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North Korean Hackers Lazarus Group Launch Advanced Malware in Job Scams

Lazarus Group Deploys Advanced Malware in New Employment Scams

In a recent development, the Lazarus Group, a North Korean hacking collective, has introduced a highly advanced malware variant named LightlessCan in their deceptive job scams. This new malware poses a significant challenge to detection compared to its predecessor.

ESET’s senior malware researcher, Peter Kálnai, unveiled these findings after analyzing a fake job attack on a Spanish aerospace firm that took place on September 29.

The Lazarus Group typically operates by enticing victims with attractive job offers from well-known companies and then deceiving them into downloading malicious payloads disguised as documents.

However, LightlessCan represents a substantial upgrade over its predecessor, BlindingCan. Kálnai explained that LightlessCan has the ability to mimic various native Windows commands.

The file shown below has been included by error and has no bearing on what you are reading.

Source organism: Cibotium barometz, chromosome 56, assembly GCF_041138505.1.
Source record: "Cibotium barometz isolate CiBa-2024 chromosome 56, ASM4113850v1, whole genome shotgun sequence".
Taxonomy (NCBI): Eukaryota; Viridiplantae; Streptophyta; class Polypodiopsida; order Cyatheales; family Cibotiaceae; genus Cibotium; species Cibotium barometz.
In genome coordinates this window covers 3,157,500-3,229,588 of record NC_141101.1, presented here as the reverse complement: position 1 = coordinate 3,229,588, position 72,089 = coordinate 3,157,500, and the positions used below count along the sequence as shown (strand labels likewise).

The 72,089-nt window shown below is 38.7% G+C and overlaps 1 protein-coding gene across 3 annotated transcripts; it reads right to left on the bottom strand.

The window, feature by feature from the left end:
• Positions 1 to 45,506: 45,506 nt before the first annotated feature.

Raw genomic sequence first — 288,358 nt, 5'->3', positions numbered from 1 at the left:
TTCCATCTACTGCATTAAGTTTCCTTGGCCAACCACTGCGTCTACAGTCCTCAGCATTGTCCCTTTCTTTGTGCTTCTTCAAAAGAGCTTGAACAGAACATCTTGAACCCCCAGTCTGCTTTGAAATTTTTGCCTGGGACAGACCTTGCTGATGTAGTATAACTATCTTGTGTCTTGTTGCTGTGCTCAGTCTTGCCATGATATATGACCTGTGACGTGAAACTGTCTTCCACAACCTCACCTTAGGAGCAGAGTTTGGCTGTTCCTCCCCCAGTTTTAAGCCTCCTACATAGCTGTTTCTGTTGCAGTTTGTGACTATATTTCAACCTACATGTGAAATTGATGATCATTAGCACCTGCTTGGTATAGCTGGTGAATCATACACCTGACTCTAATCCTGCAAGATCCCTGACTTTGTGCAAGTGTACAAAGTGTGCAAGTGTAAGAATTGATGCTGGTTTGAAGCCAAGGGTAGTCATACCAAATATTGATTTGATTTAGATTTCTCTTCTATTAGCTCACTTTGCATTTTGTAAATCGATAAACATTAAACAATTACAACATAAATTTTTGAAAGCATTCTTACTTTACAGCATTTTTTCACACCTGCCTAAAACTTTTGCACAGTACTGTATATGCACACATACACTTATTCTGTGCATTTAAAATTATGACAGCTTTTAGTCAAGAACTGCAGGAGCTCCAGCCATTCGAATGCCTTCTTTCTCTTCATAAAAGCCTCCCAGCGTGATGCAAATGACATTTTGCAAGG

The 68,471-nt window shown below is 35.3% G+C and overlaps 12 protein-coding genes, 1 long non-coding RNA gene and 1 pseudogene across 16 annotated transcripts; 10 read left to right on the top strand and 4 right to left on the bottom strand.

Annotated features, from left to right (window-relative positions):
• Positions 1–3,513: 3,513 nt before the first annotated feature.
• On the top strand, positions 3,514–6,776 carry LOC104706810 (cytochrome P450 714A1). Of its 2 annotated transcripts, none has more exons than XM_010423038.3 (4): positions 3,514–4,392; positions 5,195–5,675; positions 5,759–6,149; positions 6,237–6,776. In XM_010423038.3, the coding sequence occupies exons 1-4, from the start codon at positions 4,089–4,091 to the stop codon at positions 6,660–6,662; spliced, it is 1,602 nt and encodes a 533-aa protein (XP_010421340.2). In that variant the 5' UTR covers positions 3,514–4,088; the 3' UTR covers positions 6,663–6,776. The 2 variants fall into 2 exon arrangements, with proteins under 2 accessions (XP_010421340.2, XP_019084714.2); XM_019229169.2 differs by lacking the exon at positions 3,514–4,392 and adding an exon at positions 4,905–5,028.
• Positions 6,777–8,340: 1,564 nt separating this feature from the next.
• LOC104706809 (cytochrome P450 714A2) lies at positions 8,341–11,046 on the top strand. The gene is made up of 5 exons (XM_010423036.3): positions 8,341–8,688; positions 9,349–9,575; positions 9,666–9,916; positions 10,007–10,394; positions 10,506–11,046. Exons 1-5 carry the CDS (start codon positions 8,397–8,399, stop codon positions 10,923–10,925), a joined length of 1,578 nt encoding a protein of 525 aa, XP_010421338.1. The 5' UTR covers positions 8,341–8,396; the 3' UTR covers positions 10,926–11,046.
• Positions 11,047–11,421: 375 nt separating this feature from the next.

This allows it to execute discreetly within the Remote Access Trojan (RAT) itself, reducing conspicuous console executions.

This heightened stealthiness makes it difficult for real-time monitoring solutions like EDRs (Endpoint Detection and Response) and postmortem digital forensic tools to detect the malware.

Additionally, the new malware incorporates “execution guardrails” to ensure that only the intended victim’s machine can decrypt the payload, preventing unintended decryption by security researchers.

One documented case involving this new malware targeted a Spanish aerospace company. An employee received a message from a fake Meta recruiter named Steve Dawson in 2022. Subsequently, the hackers sent two coding challenges embedded with the malware.

The Lazarus Group’s primary motive for this attack on the Spanish aerospace firm was cyberespionage.

It’s worth noting that North Korean hackers have been responsible for stealing an estimated $3.5 billion from crypto projects since 2016, as reported by blockchain forensics firm Chainalysis on September 14.

In September 2022, cybersecurity firm SentinelOne issued a warning about a fake job scam on LinkedIn, part of a campaign known as “Operation Dream Job,” offering potential victims positions at


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